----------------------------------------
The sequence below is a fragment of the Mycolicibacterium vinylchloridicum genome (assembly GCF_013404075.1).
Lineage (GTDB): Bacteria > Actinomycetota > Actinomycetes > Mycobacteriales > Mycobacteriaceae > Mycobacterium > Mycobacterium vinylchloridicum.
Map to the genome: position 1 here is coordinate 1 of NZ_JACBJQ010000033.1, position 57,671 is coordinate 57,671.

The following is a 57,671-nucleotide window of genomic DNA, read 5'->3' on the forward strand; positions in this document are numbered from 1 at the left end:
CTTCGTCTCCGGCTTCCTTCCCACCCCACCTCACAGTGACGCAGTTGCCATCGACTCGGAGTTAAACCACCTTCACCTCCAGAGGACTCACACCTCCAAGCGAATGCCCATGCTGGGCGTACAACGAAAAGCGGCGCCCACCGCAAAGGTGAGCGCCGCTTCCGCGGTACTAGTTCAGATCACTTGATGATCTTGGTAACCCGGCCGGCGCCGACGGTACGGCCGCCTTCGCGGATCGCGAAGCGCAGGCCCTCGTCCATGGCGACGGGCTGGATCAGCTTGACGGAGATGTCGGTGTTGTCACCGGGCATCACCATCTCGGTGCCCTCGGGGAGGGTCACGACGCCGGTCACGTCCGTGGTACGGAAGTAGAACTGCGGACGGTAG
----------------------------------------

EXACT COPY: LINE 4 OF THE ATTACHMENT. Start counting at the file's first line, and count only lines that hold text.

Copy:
The following is a 57,671-nucleotide window of genomic DNA, read 5'->3' on the forward strand; positions in this document are numbered from 1 at the left end: